The open web created by idealist geeks, hippies and academics, who believed in the free and generative flow of knowledge, is being overrun by a web that is safer, more controlled and commercial, created by problem-solving pragmatists.

Slightly concerning. But, interestingly:

By 2035, the web, as a single space largely made up of webpages accessed on computers, will be long gone. As the web goes mobile, those who pay more will get faster access. We will be sharing videos, simulations, experiences and environments, on a multiplicity of devices to which we'll pay as much attention as a light switch.

The price of ubiquity, I guess.

A Newbie's Guide to Publishing: You Should Self-Publish

For me, the choice to self-publish was never financial motivated; it was about control (primarily of the design of the finished article), but this post from Joe Konrath (a thriller author) goes into great detail on the numbers.

Let's say publishers wise up and begin selling ebooks for $2.99. That would mean authors only get 52 cents from each sale, or 1/4 of what they could make on their own. That's $6k a year in royalties, rather than $24k. If that went on for ten years, an author who signed with a publisher would make $60,000. An author who self-pubbed and sold the same amount of ebooks would make $240,000.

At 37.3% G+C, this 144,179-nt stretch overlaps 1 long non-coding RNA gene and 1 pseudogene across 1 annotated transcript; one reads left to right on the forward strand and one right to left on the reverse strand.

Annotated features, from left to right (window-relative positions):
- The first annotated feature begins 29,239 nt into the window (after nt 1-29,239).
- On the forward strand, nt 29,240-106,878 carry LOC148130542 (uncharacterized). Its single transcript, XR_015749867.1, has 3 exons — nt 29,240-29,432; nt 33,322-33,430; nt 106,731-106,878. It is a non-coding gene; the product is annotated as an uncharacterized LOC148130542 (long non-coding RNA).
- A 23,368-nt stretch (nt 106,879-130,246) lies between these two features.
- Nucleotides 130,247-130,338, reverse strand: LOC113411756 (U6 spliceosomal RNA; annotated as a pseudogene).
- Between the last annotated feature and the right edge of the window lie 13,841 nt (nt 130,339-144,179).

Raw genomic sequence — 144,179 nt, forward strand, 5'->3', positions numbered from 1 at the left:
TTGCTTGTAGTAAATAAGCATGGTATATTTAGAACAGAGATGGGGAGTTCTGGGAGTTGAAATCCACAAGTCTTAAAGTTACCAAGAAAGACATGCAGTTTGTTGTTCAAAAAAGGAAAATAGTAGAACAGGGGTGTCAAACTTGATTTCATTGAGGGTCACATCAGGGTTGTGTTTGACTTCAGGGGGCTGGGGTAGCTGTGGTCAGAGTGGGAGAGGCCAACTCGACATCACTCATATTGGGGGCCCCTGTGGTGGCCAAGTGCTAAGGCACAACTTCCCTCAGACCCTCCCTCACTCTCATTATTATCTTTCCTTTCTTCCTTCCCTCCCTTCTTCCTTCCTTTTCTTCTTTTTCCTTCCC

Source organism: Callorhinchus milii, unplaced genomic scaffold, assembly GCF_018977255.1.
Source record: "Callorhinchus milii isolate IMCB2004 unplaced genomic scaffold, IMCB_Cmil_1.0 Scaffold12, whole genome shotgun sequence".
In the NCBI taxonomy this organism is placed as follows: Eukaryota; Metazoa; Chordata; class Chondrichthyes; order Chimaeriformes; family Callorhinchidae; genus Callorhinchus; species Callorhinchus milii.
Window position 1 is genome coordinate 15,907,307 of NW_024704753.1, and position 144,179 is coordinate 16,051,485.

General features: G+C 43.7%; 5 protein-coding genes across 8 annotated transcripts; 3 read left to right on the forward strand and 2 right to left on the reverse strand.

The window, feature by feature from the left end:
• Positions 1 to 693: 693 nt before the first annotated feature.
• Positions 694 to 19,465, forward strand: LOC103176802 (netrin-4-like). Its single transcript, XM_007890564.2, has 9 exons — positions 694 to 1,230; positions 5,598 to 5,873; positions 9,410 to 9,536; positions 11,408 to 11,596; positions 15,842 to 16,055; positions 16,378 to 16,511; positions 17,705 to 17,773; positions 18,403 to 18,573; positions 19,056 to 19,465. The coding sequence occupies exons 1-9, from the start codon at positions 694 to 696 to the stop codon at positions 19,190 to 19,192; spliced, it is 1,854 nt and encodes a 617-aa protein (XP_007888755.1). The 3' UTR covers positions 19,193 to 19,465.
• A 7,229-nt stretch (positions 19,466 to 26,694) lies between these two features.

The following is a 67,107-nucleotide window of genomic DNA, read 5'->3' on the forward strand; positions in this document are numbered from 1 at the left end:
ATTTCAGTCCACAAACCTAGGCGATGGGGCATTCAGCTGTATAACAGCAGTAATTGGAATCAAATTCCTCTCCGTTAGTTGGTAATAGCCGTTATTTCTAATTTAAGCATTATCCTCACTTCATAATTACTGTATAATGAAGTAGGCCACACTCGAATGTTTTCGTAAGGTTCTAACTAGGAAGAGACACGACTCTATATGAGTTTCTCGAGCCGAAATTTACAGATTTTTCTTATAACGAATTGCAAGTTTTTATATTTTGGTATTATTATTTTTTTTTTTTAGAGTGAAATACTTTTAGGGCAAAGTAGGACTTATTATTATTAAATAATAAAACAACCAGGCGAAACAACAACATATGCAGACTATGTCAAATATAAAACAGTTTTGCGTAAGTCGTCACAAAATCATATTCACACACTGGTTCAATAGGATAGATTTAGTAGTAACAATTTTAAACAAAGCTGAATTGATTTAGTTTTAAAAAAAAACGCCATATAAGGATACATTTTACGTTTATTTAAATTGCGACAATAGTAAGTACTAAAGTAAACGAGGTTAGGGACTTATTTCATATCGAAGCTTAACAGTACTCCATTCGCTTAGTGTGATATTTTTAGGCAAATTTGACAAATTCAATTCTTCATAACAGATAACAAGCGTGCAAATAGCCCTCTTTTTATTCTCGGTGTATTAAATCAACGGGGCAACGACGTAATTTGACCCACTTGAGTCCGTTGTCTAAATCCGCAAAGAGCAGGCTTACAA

Numbers aside, this pretty much encapsulates a changing industry. An industry that is well and truly on the back foot:

If I look at the poor royalty rates publishers offer, the changing, volatile marketplace, the long time to publication, and then add in the multitude of mistakes publishers continue to make (like high ebook prices), I'd be hard pressed to think of ANY reason to sign a book deal.

So, self publish now. Or approach some publishers who's doing <a href=""">differently.

An improved Webform user interface for Drupal | Dries Buytaert

Drupal 7 gets a nifty new Webform Builder: (via @Dries)

A New Canon

In January, I'll have the delightful opportunity to speak at the New Adventures conference in Nottingham on a subject that is very dear to my heart: book design. In a round about way. I'll be talking about connectedness, craft, objects, space and a little bit about monks. Here's the topic description from the site: